Auto Services in Washington
Auto Repair & Service
Address: 7120 E Marginal Way S, Des-Moines
Phone: (206) 767-0717
Auto Repair & Service, Automobile Body Repairing & Painting, Truck Body Repair & Painting
Address: 501 Avenue D, Marysville
Phone: (360) 453-1042
Auto Repair & Service, Recreational Vehicles & Campers
Address: 823 SE 202nd Ave, Vancouver
Phone: (503) 618-0480
Auto Repair & Service, Brake Repair, Automotive Roadside Service
Address: 1221 Fraser St Ste E2, Bellingham
Phone: (360) 647-0516
Used Car Dealers
Address: 406 McNaught Rd S, Roy
Phone: (253) 843-4000
Auto Repair & Service
Address: 2870 SE 75th unit 201, Vancouver
Phone: (503) 343-9968
Wed, 02 Jan 2013 19:15:00 EST
The Insurance Institute for Highway Safety (IIHS) has revealed its annual list of Top Safety Picks, an award that highlights automobiles it says offer "superior crash protection." A new and still more significant award, the Top Safety Pick+ honor, is given to those vehicles that earn good ratings for occupant protection in four out of five areas of measure. And while some 117 vehicles were given the TSP seal of approval for 2013, just 13 passed muster for TSP+.
Fri, 15 Feb 2013 11:57:00 EST
To be fair, IIHS only evaluated 29 vehicles with its new testing procedures for TSP+ (we'd expect that the number of qualified cars will rise substantially for 2014). Luxury and Near Luxury midsize cars were the first groups evaluated, followed by midsizers in the Moderately Priced Cars category - unsurprisingly, it's only midsize cars that you'll find among the class this year.
Only two luxury sedans made the list of 13 for 2013: the Acura TL and Volvo S60. The other 11 cars on the list included entries from domestic, Japanese and German car makers: Dodge Avenger, Chrysler 200, Ford Fusion, Honda Accord (sedan and coupe), Kia Optima (but not its close kin, the Hyundai Sonata, strangely), Nissan Altima, Subaru Legacy and Outback, Suzuki Kizashi and the Volkswagen Passat all made the grade.
Good. But Good Enough?
Thu, 17 Jan 2013 11:57:00 EST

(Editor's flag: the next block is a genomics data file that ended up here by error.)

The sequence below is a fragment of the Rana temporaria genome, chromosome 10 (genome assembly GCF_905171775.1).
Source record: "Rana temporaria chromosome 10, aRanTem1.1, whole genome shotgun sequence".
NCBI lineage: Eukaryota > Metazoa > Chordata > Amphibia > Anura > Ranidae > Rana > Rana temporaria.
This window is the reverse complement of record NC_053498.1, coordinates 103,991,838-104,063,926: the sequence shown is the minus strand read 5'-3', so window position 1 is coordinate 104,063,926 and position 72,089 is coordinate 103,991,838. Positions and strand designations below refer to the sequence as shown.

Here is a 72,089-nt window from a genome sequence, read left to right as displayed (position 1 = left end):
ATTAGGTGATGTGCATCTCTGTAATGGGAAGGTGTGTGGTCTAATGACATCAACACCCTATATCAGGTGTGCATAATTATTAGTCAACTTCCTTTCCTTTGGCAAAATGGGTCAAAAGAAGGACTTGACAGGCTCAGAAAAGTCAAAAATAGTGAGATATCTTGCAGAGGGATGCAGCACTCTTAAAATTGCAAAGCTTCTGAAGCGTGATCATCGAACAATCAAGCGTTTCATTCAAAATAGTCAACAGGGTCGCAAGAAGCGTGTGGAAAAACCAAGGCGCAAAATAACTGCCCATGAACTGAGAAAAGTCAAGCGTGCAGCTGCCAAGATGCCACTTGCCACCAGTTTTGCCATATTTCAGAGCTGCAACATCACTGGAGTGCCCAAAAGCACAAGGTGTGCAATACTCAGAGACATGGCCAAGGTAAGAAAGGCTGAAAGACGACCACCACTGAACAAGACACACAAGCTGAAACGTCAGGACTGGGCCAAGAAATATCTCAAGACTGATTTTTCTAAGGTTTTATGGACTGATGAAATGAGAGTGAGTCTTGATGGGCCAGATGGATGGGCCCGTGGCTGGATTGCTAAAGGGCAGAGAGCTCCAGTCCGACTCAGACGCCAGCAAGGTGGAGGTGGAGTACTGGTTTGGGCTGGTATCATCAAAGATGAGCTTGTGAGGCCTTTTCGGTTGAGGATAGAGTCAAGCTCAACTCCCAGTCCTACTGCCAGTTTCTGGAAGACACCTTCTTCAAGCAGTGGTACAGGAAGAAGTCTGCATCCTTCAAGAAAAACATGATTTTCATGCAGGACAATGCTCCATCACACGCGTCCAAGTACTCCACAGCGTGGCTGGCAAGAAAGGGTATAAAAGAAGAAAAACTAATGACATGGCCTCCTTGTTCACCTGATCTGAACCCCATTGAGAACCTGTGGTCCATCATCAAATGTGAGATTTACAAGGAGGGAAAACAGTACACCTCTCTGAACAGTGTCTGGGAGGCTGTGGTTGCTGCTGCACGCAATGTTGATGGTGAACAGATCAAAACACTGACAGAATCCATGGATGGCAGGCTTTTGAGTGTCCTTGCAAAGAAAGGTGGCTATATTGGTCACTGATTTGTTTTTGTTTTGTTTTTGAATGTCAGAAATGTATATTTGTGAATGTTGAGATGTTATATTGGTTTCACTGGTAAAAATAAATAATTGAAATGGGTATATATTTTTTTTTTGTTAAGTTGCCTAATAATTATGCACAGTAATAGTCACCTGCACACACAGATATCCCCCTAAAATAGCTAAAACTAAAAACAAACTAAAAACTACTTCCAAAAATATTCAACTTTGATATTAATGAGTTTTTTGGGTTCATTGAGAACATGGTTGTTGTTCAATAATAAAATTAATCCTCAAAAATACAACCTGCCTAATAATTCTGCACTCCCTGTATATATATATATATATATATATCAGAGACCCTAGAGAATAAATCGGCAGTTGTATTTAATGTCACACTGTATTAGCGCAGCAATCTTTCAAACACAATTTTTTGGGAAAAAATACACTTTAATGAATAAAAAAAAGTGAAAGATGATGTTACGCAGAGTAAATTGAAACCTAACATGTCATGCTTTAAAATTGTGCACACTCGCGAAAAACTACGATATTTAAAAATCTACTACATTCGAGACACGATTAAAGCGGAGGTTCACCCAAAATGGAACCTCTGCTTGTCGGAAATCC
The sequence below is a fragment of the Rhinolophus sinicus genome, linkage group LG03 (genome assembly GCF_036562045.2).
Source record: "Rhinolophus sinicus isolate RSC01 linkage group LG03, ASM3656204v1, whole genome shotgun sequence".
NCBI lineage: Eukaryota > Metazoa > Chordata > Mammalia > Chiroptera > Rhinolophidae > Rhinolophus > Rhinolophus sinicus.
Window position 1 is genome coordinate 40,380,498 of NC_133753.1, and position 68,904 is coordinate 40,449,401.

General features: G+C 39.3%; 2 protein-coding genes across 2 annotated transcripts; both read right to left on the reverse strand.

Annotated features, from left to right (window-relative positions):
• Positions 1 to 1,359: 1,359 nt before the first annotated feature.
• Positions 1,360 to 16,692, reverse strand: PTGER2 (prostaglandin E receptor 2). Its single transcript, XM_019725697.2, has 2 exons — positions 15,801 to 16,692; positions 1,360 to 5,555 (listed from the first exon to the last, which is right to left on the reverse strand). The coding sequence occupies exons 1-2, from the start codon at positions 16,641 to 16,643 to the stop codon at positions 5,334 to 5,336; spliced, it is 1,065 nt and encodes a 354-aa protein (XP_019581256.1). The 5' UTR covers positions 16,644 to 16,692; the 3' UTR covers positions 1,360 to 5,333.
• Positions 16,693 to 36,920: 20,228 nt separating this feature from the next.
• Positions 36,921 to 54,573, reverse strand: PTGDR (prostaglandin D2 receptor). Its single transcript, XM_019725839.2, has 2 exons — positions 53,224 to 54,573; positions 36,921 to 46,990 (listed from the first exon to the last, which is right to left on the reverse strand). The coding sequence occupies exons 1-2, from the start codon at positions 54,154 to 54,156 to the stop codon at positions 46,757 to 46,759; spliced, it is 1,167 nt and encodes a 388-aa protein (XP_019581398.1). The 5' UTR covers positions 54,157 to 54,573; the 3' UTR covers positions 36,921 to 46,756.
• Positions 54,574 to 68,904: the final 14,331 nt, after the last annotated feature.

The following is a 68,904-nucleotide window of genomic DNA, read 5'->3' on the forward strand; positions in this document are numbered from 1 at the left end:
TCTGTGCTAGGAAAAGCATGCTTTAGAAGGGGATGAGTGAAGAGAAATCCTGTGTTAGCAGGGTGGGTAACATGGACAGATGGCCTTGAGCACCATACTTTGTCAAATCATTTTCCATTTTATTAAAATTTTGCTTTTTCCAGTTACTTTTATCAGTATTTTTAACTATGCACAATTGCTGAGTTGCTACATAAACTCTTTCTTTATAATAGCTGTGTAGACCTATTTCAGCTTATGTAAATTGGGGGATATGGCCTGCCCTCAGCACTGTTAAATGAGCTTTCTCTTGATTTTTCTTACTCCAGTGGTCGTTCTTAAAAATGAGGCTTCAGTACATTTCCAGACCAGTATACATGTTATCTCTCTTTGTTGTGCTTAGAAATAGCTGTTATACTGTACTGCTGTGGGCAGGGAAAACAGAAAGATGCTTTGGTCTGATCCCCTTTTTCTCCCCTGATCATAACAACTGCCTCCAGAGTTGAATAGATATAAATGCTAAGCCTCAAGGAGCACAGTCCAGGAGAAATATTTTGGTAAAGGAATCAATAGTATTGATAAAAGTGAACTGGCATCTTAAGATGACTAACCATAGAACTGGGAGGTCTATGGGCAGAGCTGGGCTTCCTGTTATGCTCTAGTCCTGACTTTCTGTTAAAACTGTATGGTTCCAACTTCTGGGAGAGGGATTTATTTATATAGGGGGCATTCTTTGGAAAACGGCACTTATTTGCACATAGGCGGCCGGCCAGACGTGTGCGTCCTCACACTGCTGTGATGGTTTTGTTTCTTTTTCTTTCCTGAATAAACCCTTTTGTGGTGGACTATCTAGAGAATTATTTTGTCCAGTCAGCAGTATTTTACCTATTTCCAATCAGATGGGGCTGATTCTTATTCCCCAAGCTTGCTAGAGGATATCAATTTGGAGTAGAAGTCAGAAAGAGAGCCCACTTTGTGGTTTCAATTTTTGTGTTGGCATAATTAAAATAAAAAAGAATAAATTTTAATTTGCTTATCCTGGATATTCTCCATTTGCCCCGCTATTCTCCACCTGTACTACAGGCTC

Spoiler alert: The 2014 Acura RLX is a good car. But that shouldn't come as a surprise. Despite the fact that Acura is subject to a lot of criticism for things like its odd positioning in the automotive landscape, questionable styling choices in recent years, and the fact that, more or less, its products feel like lux'd-up Hondas rather than something truly unique, the cars have always been inherently good - decent to drive, nice to sit in and reliable to own. That's what happens when you ride that sort of "affordable luxury" line.
Because Acura's sedans don't really fit into any one definable segment, the brand hopes it can draw customers from a broader range who aren't necessarily dedicated to a certain marque. And while there's certainly rhyme to that reason on the more entry-level end of the spectrum, that proposition makes less sense as you move toward higher price points. (Have a gander at the Hyundai Equus, if you will.) On the other hand, Acura pulled data from a 2012 Strategic Vision survey that showed the number one purchase decision for luxury buyers last year was value for the money, with manufacturer reputation coming in at a close second.
Going Mainstream Has Its Privileges
Acura's experiment with niche models has failed. Competing in the luxury car business by filling white space with product just didn't work for the Japanese automaker. In place of slow-selling models like its ZDX and quirky first-gen RDX, the mindset at Acura has recently switched to more conventional products with vastly improved volume potential. The redesigned 2013 RDX, for example, sold almost as many units in 2012 as it did in 2010 and 2011 combined, and the all-new 2013 ILX has sold more units each month - since going on sale in May - than Acura sold in ZDXs and RLs in all of last year.
While the redesigned RDX is a crucial product to compete with luxury compact crossovers, the ILX might be the most important new product for Acura, as a growing number of premium makes are starting to realize the importance of upscale entry-level compact cars. Ironically, this segment was a pivotal part of the brand's success in the 1980s and '90s thanks to the Integra, but Acura completely abandoned the genre when it killed off the RSX coupe in 2006. The addition of the ILX not only gives Acura a competitive small car again, it also drops the brand's entry price by almost $5,000.